DIYAPASON-L Digest #972 - Thursday, March 11, 2004
The Lost is Found
  by "Paul Soulek" <>
Re: Laukhuff blower oil
  by <>

(back) Subject: The Lost is Found From: "Paul Soulek" <> Date: Thu, 11 Mar 2004 08:03:22 -0800 (PST)   I did a more in-depth search last night, and found the oil buried under some things at church. It seems that it was placed in a pile of miscellaneous things when the balcony was cleaned this fall---I'm glad I found it before they threw it out!! The oil is now in a bag that is permanently attached to the organ supports. Thanks to all for your help.   Paul   __________________________________ Do you Yahoo!? Yahoo! Search - Find what you=92re looking for faster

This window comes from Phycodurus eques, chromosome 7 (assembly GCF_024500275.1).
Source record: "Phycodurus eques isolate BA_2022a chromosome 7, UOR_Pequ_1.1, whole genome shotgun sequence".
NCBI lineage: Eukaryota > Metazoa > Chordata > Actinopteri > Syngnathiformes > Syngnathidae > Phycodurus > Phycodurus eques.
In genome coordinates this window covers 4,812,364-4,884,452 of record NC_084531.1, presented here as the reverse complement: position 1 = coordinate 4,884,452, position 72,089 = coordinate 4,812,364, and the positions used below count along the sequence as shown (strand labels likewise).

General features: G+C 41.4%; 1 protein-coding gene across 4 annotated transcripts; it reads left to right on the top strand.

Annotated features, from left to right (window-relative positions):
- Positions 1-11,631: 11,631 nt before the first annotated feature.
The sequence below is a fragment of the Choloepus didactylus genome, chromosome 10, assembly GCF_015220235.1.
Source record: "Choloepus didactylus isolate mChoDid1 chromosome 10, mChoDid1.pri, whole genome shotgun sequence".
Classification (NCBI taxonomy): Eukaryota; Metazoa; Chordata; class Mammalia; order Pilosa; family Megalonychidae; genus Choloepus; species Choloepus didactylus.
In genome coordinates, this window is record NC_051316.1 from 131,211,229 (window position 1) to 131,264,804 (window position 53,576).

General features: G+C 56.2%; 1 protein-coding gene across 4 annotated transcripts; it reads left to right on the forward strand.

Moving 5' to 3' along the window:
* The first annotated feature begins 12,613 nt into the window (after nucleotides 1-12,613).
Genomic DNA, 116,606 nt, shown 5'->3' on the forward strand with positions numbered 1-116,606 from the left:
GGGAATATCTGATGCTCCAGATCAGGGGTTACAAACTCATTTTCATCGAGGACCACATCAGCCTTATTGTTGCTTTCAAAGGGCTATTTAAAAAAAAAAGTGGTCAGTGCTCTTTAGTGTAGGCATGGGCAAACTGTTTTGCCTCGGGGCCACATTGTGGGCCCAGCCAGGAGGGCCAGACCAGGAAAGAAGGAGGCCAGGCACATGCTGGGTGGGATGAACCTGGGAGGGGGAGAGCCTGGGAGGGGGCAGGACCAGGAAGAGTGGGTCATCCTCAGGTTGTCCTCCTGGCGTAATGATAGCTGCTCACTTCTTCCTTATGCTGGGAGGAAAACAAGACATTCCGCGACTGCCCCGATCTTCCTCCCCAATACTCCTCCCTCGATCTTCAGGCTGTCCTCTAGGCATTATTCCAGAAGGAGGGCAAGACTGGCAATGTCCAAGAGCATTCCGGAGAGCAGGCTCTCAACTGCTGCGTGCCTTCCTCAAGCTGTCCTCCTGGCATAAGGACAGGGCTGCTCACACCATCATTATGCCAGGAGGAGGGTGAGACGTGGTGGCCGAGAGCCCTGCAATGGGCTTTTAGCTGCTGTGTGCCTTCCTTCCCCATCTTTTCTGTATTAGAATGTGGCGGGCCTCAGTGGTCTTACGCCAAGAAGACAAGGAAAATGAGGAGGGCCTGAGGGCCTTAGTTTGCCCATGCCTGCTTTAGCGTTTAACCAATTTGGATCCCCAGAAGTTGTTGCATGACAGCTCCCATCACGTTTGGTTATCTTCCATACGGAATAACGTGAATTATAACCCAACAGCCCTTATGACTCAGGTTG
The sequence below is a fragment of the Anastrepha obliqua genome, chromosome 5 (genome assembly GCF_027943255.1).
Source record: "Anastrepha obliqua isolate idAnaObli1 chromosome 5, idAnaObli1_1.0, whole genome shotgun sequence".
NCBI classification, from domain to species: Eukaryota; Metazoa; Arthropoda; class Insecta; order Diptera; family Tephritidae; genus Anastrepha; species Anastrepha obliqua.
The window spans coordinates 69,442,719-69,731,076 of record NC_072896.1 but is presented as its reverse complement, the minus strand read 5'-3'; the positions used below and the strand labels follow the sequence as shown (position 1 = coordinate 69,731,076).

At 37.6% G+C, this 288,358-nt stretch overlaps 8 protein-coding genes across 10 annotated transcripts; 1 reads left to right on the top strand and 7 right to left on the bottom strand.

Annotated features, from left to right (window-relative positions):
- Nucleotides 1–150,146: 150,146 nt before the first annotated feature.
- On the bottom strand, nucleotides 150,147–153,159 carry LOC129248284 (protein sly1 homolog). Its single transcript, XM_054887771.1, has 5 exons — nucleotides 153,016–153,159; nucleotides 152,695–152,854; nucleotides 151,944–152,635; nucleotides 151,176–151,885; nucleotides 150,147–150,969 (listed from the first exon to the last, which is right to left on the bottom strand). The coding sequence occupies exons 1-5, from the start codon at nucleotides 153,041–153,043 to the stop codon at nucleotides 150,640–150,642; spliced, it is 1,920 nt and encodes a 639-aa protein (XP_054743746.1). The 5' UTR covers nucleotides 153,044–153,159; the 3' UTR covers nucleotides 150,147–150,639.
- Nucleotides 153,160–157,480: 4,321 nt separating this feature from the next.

(back) Subject: Re: Laukhuff blower oil From: <> Date: Thu, 11 Mar 2004 20:21:19 +0000   > Stan Krider writes: > I've heard that most oils have parafin in them (is this true), therefore =   > ought not be used in certain electrical motor applications. Laukhuff = being one > of them, and sewing machine motors another. I therefore reasoned that = sewing > machine oil might be a good substitute for the Laukhuff lubricant.   Synthetic oils are wax-free, but I believe that sewing machine oil is = simply an ordinary mineral oil. Certainly, sewing machine oil pre-dates = synthetic hydrocarbons by many years. I would not use it in an = application with a load like a Laukhuff blower. As an interesting = historical note, whale oil used to be the premier lubricant of choice for = sewing machines.   The Laukhuff oil is likely one of Mobil's SHC600 series synthetic oil, = possibly SHC634. To find out for sure, you could:   1) Call Laukhuff and ask. Be nice. :-) 2) Call the local ExxonMobil lubes distributor and ask for help. 3) Check out ExxonMobil's laboratory assistance at:   Regarding seal material compatibility, quoted from the site:     "The Mobil SHC 600 Series oils are compatible with the following seal = materials: fluorocarbon, polyacrylate, polyurethane ether, some silicone, = ethylene/acrylic, chlorinated polyethylene, polysulfide, and some nitrile = rubbers. There is the potential for substantial variations in the = elastomers being used today. For best results, consult your equipment = supplier, seal manufacturer, or your local Mobil representative to verify = compatibility."   Does anyone know what the seals are made of in Laukhuff's blower motors? = It's unlikely to be anything unusual, since it's an indoor, low = temperature, low pressure, low speed application.   Best Regards, Dave Doerschuk